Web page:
It takes some stones for any developer – let alone a small three-man indie – to bring a traditional action-platformer to a Nintendo console. The Wii U already has some top-grade first party fare, not to mention one of the finest Rayman adventures to date, which is why it is hard to recommend Upper Byte’s outwardly charming, but ultimately limited, Wooden Sen’Sey.
Set in a well-rendered, Ancient Japan-influenced gameworld, the game charges you to take on the role of Goro – a loveable, rotund, super-deformed warrior chief, rocking a traditional kasa and rather handy with an axe. It appears he has been the victim of an odd yet heinous crime – some creepy black blob dudes have pinched his liquid refreshments – and it is your job to traverse the thirty platforming stages to exact justice and return things to normal.
Goro has a variety of tricks up his sleeve, which try to elevate Wooden Sen’Sey above the mundane and generic. A grappling hook is reasonably well implemented (although not as effectively as an Umihara Kawase, for example) and is the best thing in your arsenal. The axe used to dispatch enemies is a one trick affair, however – there are no combos on offer and slicing foes is just an entirely undemanding case of pressing one button. You can execute a double jumping manoeuvre which allows you to bounce on top of enemies, injuring them while allowing you to gain additional height or pound the earth next to them, which can dislodge armour from certain bad guys. As you progress you can pick up additional items like ninja stars and explosives; the latter are employed to solve mild puzzling elements as well as wasting baddies.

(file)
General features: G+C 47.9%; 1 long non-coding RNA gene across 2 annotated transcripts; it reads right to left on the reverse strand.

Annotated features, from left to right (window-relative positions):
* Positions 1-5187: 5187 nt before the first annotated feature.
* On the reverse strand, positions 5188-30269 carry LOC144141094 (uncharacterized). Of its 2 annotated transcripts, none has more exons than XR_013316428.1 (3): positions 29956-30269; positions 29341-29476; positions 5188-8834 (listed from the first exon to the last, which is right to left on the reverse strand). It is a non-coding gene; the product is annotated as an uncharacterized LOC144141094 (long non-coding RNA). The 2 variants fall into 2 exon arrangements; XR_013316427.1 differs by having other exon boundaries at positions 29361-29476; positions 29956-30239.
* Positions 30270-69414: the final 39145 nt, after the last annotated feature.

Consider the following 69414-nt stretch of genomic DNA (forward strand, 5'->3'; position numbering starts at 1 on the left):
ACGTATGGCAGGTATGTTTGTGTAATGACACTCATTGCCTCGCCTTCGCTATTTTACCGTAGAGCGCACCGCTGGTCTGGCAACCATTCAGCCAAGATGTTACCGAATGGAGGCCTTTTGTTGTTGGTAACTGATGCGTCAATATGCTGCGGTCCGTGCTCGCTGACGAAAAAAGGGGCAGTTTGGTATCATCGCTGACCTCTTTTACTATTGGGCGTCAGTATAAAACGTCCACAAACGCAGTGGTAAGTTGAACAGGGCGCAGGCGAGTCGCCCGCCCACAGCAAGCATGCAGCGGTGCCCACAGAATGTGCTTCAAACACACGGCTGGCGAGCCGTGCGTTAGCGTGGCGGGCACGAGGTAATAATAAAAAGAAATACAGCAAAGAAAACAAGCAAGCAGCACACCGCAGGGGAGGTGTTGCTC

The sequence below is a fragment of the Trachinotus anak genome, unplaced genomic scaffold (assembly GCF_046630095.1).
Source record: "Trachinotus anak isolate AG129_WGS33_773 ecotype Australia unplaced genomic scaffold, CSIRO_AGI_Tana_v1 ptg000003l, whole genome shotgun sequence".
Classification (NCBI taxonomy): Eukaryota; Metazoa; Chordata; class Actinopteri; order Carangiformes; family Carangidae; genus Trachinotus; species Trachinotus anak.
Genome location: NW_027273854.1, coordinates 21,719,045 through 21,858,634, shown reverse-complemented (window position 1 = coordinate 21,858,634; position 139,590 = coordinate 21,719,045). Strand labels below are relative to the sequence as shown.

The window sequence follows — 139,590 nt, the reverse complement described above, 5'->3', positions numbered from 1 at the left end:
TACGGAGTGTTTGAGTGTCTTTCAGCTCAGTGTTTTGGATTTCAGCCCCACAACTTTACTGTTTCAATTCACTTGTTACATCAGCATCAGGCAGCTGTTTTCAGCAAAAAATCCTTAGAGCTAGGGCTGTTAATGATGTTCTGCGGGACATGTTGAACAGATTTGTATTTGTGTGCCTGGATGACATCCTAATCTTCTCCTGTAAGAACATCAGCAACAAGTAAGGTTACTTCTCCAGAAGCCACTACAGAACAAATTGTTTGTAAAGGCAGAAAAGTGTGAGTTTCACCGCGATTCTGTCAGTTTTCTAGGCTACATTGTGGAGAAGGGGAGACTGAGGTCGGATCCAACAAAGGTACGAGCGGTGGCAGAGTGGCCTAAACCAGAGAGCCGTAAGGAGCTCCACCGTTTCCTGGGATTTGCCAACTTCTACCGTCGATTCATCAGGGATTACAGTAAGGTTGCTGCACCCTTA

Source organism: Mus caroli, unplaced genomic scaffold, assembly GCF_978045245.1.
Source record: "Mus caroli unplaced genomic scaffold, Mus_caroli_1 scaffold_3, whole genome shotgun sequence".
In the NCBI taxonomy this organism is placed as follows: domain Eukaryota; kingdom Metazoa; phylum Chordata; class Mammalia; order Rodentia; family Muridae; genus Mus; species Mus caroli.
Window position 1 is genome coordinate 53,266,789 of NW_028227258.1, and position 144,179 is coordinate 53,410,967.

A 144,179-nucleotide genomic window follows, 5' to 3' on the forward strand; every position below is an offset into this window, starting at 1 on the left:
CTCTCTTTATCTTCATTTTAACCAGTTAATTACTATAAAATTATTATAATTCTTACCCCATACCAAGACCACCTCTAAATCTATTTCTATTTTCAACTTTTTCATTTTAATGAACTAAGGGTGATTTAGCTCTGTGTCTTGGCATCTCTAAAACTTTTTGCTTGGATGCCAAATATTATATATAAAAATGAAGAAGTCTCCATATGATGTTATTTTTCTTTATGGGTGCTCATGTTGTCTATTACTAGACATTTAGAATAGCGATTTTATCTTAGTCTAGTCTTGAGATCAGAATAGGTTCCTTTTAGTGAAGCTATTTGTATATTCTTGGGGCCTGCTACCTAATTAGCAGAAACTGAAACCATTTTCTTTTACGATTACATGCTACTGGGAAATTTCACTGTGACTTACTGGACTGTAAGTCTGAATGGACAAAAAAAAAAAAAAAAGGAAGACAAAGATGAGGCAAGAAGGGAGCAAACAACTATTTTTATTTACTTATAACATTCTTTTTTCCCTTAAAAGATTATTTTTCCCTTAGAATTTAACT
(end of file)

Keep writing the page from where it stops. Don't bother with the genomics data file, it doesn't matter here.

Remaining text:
In the right hands, a game of this ilk can provide just the right balance of kooky charm and robust gameplay. Wooden Sen’Sey looks mostly fantastic – the moment you are transported into the opening village area, with bamboo and traditional buildings aplenty, you can see the time and effort that have gone into the aesthetics. There are some fine variations on time-honoured platform environs – a nice underwater stage, spider-filled caves, the obligatory spikes, pits and whatnot – but the things you spend time doing in them are just so dull. The menagerie of enemies are near enough all derivative of a black blob of goo with eyes – and represent an unimaginative counterpart to the likeable Goro and the fun, cartoony world he inhabits.
Difficulty is all over the place, too. You are eased into the mix gently, yet encounter horrific spikes rather quickly, and discover that the grappling physics and level layouts aren’t all they are cracked up to be. There are some unbelievably difficult sections that exist purely as a result of shoddy physics and unintuitive design. When you encounter a difficult bit in a Mario title, for example, no matter how frustrating it may become (and I have had many a controller throwing moment) you know that it is fair – that it is your own fault. Here, you find there are times where the swinging hook is letting you down, or the uselessness of Goro’s attacks are at fault. It is a shame, because there are some generous time attack modes on offer – including one where you get to take on the developers’ best runthrough – but whether you will be prepared to subject yourself to such tortuous difficulty is questionable.
Yet again, however, the devs have made a great use of the console. There are a multitude of control options – including off screen play and support for Wiimotes. There are even some surprisingly well-thought out motion elements, such as a tilting action to execute the head bounce attack thingy. Sumptuous looks are married to some terrific music, too. Plinky plonky tuneage sits alongside some likeable rock numbers, and there is some amusing speech.
VERDICT: Wooden Sen’Sey isn’t the worst title in the world – it just exists in a time when we expect a bit more from our platformers, particularly when you are shelling out the thick end of a tenner. Again, I tip my traditional pointy straw hat in the direction of another tiny developer who have done some good work here – and I hope that they continue to develop for a console they clearly have a solid grasp of – but things really need to be a bit tighter next time.
AVERAGE. The epitome of a 50/50 game, this title will be unspectacular but inoffensive, charmless but amiable. We aren’t condemning a game by scoring it a 5, but we certainly aren’t championing it, either.
Review code provided by publisher.